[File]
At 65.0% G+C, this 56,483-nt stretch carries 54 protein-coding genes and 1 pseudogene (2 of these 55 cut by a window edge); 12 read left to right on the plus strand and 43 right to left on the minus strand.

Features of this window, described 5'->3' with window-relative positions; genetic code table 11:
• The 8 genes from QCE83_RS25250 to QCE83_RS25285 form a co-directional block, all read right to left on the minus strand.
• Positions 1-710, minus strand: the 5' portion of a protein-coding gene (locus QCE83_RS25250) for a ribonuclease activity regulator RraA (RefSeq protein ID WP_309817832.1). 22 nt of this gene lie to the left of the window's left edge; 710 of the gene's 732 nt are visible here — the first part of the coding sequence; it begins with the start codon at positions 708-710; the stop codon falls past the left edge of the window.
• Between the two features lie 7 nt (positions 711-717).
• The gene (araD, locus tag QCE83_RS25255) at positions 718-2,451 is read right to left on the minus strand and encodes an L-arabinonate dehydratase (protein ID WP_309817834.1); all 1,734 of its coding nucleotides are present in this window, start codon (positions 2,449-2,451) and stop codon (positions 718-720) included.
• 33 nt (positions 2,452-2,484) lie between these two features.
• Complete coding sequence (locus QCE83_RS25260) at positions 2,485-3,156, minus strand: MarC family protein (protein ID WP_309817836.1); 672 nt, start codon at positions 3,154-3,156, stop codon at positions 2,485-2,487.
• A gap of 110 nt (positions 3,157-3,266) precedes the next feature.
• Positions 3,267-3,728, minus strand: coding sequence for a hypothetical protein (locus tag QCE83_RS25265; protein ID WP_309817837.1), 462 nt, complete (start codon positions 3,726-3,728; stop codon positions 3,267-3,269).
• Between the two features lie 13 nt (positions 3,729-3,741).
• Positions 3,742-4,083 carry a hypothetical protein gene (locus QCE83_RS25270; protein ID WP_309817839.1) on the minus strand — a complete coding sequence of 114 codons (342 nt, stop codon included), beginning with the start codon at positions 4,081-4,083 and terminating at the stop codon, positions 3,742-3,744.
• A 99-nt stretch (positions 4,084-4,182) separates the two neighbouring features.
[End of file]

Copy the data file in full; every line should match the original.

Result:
At 65.0% G+C, this 56,483-nt stretch carries 54 protein-coding genes and 1 pseudogene (2 of these 55 cut by a window edge); 12 read left to right on the plus strand and 43 right to left on the minus strand.

Features of this window, described 5'->3' with window-relative positions; genetic code table 11:
• The 8 genes from QCE83_RS25250 to QCE83_RS25285 form a co-directional block, all read right to left on the minus strand.
• Positions 1-710, minus strand: the 5' portion of a protein-coding gene (locus QCE83_RS25250) for a ribonuclease activity regulator RraA (RefSeq protein ID WP_309817832.1). 22 nt of this gene lie to the left of the window's left edge; 710 of the gene's 732 nt are visible here — the first part of the coding sequence; it begins with the start codon at positions 708-710; the stop codon falls past the left edge of the window.
• Between the two features lie 7 nt (positions 711-717).
• The gene (araD, locus tag QCE83_RS25255) at positions 718-2,451 is read right to left on the minus strand and encodes an L-arabinonate dehydratase (protein ID WP_309817834.1); all 1,734 of its coding nucleotides are present in this window, start codon (positions 2,449-2,451) and stop codon (positions 718-720) included.
• 33 nt (positions 2,452-2,484) lie between these two features.
• Complete coding sequence (locus QCE83_RS25260) at positions 2,485-3,156, minus strand: MarC family protein (protein ID WP_309817836.1); 672 nt, start codon at positions 3,154-3,156, stop codon at positions 2,485-2,487.
• A gap of 110 nt (positions 3,157-3,266) precedes the next feature.
• Positions 3,267-3,728, minus strand: coding sequence for a hypothetical protein (locus tag QCE83_RS25265; protein ID WP_309817837.1), 462 nt, complete (start codon positions 3,726-3,728; stop codon positions 3,267-3,269).
• Between the two features lie 13 nt (positions 3,729-3,741).
• Positions 3,742-4,083 carry a hypothetical protein gene (locus QCE83_RS25270; protein ID WP_309817839.1) on the minus strand — a complete coding sequence of 114 codons (342 nt, stop codon included), beginning with the start codon at positions 4,081-4,083 and terminating at the stop codon, positions 3,742-3,744.
• A 99-nt stretch (positions 4,084-4,182) separates the two neighbouring features.